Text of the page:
World Cup third-place play-offs
The inaugural World Cup in 1930 didn’t feature a third-place play-off, but the fixture was added to the schedule four years later when FIFA, in their infinite wisdom, decided that what the two beaten semi-finalists really needed was another 90 minutes of football (plus extra time and penalties if required), rather than the first flight home followed by a two-week break in the Bahamas.
Ahead of England’s meeting with Belgium on Saturday, here are the 10 best third-place play-offs from World Cups gone by.
10. Portugal 2-1 Soviet Union (1966)
Hungary 1954, Holland 1974 and Brazil 1982 are widely regarded as the three best teams not to win the World Cup, but the Portugal side of 1966 weren’t far behind. Otto Gloria’s men progressed from a tough group containing Brazil, Bulgaria and Hungary with maximum points, before a four-goal haul from Eusebio helped them avoid embarrassment against North Korea in the quarters, Portugal coming from 3-0 down to win 5-3.
A semi-final against England proved a step too far as the hosts ran out 2-1 winners, but Portugal bounced back to win the third-place play-off. Eduard Malofeyev’s effort levelled the scores after Eusebio’s penalty had broken the deadlock in the 12th minute, but Jose Torres struck late on to settle the match in the Selecao’s favour.
9. Sweden 4-0 Bulgaria (1994)
Two surprise packages met in the third-place play-off in 1994, with a first-half rout earning Sweden a thumping victory over Bulgaria. The Swedes had beaten Saudi Arabia and Romania to reach the last four, where they were narrowly overcome by Brazil; Bulgaria, meanwhile, had enjoyed a more thrilling passage to the semi-finals, stunning both Argentina and Germany before bowing out to Italy.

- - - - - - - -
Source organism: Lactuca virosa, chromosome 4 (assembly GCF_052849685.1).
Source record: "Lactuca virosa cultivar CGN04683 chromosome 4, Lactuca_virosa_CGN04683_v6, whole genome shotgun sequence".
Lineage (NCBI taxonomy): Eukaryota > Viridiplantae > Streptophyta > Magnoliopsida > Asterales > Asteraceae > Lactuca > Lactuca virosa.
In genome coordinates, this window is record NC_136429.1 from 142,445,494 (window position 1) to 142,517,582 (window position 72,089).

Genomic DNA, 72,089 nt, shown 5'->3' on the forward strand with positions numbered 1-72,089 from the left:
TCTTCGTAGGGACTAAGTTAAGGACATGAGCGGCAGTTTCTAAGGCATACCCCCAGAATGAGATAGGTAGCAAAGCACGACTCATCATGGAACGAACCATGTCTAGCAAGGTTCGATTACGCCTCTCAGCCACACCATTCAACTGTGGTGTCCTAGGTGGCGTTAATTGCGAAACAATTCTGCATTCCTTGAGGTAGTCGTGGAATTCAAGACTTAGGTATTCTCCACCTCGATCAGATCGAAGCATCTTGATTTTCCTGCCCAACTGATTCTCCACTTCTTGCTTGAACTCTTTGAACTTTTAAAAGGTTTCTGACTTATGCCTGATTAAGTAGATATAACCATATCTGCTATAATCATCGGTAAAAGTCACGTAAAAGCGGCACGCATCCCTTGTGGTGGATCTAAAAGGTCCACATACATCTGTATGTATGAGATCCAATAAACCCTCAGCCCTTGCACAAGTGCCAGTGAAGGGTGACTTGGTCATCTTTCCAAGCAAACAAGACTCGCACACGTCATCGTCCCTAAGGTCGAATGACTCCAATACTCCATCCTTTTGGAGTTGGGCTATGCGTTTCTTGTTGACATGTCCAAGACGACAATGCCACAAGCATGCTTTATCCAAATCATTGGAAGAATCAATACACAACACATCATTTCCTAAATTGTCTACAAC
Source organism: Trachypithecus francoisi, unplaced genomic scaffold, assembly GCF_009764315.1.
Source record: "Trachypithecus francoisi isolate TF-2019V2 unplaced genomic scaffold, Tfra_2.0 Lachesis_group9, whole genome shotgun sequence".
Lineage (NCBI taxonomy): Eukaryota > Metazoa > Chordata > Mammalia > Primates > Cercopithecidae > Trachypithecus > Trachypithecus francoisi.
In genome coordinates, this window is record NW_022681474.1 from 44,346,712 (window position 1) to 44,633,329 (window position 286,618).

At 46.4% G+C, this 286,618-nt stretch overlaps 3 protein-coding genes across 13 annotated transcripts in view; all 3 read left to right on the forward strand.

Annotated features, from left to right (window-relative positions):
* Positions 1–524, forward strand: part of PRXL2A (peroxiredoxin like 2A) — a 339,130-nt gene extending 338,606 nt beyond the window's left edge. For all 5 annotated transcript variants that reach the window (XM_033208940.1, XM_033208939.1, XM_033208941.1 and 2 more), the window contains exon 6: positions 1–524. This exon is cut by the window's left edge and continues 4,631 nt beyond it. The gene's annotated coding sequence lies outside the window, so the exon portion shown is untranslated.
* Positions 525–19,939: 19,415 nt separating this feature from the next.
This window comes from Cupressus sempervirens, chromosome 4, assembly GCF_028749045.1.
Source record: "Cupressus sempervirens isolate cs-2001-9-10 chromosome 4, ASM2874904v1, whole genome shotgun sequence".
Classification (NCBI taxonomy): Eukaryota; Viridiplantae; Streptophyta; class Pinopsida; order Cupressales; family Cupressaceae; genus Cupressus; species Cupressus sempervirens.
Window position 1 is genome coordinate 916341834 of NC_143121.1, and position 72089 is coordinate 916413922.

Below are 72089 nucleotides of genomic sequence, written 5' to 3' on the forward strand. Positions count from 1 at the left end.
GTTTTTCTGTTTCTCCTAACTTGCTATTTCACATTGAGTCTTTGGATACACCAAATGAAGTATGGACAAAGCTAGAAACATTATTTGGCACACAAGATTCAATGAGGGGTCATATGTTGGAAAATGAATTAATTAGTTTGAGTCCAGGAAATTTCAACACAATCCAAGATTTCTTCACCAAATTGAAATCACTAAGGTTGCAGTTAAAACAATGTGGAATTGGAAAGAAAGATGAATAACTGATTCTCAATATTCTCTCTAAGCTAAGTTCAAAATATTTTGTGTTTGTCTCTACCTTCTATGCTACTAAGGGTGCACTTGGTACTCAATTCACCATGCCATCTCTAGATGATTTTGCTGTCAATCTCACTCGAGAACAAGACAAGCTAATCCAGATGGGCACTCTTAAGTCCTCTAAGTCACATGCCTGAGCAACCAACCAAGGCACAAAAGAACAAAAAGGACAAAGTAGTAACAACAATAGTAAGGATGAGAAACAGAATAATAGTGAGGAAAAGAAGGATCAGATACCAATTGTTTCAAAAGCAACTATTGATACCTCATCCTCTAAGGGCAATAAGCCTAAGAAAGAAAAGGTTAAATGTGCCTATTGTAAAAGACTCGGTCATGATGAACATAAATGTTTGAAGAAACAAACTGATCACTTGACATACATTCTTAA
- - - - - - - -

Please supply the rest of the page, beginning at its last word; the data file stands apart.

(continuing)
Those impressive wins meant Hristo Stoichkov and co. were favourites to finish third, but a 40-minute Swedish blitz put paid to that ambition. Tomas Brolin, Hakan Mild, Henrik Larsson and Kennet Andersson all scored before the interval to secure third place for Tommy Svensson’s side.
8. Italy 2-1 England (1990)
England’s only other taste of the third-place play-off came in 1990, when a heartbreaking penalty shoot-out defeat by West Germany denied Bobby Robson’s side a place in the final. The hosts had also fallen short from 12 yards in the last four, with Napoli forward Diego Maradona netting the decisive spot-kick in Naples to send Argentina through at Italy’s expense.
Over 51,000 fans at Bari’s Stadio San Nicola were treated to a slow-burner, but the game belatedly exploded into life with 20 minutes left to play. Roberto Baggio put Italy in front after a mistake from Peter Shilton, before David Platt’s header brought England back on level terms.
An additional 30 minutes looked likely at that point, but there was still time for Golden Boot winner Toto Schillacito score his sixth goal of the tournament from the penalty spot.
7. Germany 3-2 Austria (1934)
The first ever World Cup third-place play-off was a five-goal thriller, Germany edging out Austria (pictured) in Naples. The Mannschaft’s tournament had got off to a flying start with a 5-2 defeat of Belgium, before Karl Hohmann’s brace saw off Sweden in the quarter-finals.
A hat-trick from Czech striker Oldrich Nejedly denied them a place in the final, though, with Austria – who had overcome France and Hungary to reach the last four – also missing out on the showpiece after a 1-0 loss to Italy.
Ernst Lehner put Germany ahead within seconds of kick-off, before Edmund Conen doubled their advantage in the 27th minute. Johann Horvath hit back immediately for Austria, but Lehner netted again to restore the Germans’ two-goal lead before half-time. Karl Sesta’s strike made it 3-2 before the hour mark, but Austria couldn’t find an equaliser.
6. Netherlands 1-2 Croatia (1998)
Croatia exceeded expectations on their World Cup debut in 1998, reaching the semi-finals in France and then beating the Netherlands in the third-place play-off. The Vatreni finished second behind Argentina in their group and then saw off Romania (1-0) and Germany (3-0) to reach the semi-finals, where Davor Suker’s opener was cancelled out and overturned by an unlikely brace from France defender Lilian Thuram.